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Effects of Fentanyl Misuse

Like any opioid drug, fentanyl is often misused because when it enters the bloodstream, it causes euphoria and relaxation. However, misuse of the drug can cause extremely unpleasant side effects including:

  • drowsiness
  • difficulty concentrating
  • constricted pupils
  • slowed breathing
  • nausea
  • vomiting
  • constipation
  • loss of appetite
  • sweating
  • overdose.

Fentanyl overdose causes the person to get very sleepy and sometimes even unconscious. The breathing becomes slow and shallow, and the heart rate slows down causing the pulse to become very weak. At this point, it is vital to administer a dose of naloxone and call for emergency services immediately.

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Fentanyl Treatment and Recovery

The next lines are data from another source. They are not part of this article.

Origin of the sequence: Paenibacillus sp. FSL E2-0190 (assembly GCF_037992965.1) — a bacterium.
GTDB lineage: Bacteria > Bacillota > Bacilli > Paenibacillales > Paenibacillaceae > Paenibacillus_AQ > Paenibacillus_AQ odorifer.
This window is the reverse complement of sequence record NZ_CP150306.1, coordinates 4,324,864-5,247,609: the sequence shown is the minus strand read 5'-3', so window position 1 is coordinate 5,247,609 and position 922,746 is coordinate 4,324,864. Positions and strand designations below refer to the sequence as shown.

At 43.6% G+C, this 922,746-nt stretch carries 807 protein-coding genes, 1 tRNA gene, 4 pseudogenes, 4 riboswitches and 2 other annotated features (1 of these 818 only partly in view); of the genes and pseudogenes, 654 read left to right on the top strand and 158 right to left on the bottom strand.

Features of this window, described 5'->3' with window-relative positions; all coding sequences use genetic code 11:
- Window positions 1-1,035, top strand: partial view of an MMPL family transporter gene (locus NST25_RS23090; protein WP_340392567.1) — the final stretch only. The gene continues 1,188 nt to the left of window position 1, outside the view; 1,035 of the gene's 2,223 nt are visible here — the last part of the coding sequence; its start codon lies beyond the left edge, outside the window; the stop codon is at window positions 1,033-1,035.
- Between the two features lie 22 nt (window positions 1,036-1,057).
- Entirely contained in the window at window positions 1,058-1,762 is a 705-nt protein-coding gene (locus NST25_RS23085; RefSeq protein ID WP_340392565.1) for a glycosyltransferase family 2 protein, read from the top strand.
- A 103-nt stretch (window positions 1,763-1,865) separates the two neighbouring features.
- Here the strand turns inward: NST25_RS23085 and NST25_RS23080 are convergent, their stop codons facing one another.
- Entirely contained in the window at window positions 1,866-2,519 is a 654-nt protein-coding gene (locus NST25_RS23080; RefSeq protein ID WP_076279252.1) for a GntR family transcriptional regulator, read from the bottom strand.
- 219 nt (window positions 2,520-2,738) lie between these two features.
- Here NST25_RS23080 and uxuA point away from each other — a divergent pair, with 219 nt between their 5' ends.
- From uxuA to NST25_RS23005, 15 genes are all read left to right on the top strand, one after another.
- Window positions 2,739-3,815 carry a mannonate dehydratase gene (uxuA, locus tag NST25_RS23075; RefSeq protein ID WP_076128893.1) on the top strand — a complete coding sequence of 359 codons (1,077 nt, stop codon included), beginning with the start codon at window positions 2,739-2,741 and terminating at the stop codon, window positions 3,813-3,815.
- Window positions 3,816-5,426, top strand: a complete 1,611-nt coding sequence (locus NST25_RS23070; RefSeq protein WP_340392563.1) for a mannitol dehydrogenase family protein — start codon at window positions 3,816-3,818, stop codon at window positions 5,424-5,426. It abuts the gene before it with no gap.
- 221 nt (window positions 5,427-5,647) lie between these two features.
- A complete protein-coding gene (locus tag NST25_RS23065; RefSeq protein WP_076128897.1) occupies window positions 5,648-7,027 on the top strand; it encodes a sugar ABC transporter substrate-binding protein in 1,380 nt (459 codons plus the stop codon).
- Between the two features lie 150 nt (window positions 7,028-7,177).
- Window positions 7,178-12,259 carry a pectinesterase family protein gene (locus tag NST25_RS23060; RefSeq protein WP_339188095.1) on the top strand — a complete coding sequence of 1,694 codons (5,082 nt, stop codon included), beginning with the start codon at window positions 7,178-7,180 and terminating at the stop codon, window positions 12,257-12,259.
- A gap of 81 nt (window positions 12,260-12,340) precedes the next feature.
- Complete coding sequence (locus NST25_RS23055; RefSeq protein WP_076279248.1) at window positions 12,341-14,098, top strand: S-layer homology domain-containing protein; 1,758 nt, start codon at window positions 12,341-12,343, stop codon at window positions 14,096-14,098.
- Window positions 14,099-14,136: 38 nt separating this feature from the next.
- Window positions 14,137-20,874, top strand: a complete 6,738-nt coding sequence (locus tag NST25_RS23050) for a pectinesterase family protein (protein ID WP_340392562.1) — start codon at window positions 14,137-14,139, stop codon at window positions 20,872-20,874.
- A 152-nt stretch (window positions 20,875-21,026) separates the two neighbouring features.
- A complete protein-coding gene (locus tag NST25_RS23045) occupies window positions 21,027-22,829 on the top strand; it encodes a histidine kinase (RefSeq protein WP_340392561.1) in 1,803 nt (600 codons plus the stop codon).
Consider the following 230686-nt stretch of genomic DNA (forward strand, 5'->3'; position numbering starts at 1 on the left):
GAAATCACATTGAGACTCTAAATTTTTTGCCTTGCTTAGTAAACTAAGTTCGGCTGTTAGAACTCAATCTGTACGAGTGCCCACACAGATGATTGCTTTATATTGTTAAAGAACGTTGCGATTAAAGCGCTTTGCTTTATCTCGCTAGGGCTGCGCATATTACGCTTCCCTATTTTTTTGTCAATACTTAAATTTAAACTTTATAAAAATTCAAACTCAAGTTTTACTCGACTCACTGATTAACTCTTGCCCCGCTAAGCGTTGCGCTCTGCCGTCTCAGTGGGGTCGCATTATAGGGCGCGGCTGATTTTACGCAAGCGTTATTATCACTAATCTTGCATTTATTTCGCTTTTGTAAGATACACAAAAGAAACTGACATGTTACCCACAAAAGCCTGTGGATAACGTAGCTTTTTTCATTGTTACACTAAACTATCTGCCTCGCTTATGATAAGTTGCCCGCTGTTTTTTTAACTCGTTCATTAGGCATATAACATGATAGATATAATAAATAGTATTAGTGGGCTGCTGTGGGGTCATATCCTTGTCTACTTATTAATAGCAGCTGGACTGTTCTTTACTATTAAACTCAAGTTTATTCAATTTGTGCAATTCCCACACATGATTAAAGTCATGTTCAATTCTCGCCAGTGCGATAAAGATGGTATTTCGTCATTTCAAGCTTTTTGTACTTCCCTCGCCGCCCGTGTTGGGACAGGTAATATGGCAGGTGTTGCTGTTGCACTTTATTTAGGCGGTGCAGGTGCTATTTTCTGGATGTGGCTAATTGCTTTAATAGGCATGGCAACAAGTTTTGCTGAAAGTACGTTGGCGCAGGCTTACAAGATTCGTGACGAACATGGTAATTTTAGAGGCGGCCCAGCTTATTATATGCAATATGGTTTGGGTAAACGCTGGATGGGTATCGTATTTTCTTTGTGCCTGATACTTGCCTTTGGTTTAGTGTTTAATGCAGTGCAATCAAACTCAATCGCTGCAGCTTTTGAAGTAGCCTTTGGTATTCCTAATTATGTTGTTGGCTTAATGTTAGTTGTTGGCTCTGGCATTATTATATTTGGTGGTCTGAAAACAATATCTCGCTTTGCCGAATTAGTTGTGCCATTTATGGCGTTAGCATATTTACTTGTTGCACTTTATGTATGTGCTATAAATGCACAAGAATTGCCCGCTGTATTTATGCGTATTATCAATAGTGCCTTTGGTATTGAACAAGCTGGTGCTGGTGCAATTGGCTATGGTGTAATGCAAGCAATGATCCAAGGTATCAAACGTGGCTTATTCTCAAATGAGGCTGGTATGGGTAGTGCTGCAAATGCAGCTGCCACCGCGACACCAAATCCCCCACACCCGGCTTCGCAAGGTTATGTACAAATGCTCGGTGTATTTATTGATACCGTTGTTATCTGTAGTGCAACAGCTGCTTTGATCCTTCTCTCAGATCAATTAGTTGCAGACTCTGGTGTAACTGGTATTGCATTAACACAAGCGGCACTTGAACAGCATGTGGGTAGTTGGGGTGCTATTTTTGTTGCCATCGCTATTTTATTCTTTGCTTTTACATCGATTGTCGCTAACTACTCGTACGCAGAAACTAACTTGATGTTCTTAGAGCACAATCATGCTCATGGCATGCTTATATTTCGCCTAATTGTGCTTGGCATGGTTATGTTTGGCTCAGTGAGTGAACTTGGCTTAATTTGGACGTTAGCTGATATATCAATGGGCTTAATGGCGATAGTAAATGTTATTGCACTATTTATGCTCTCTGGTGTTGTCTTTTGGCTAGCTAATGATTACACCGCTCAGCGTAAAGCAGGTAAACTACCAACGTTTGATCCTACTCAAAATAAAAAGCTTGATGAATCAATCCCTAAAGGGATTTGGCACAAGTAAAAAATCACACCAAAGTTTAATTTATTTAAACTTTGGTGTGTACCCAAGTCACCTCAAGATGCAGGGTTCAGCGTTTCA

If you or your loved one are struggling with fentanyl misuse, please know that you are not alone. There is help that can heal in the long term and assist in getting your life back. Drug rehab centers are instrumental in dealing with addiction thoroughly through detox and inpatient or outpatient rehabs. Avenues Recovery is here to provide therapeutic discussions and one-on-one therapy, designed to inspire healing and a drug-free life. Contact Avenues Recovery today and join many who have successfully overcome addiction, regained control of their lives, and embraced a path toward lasting recovery.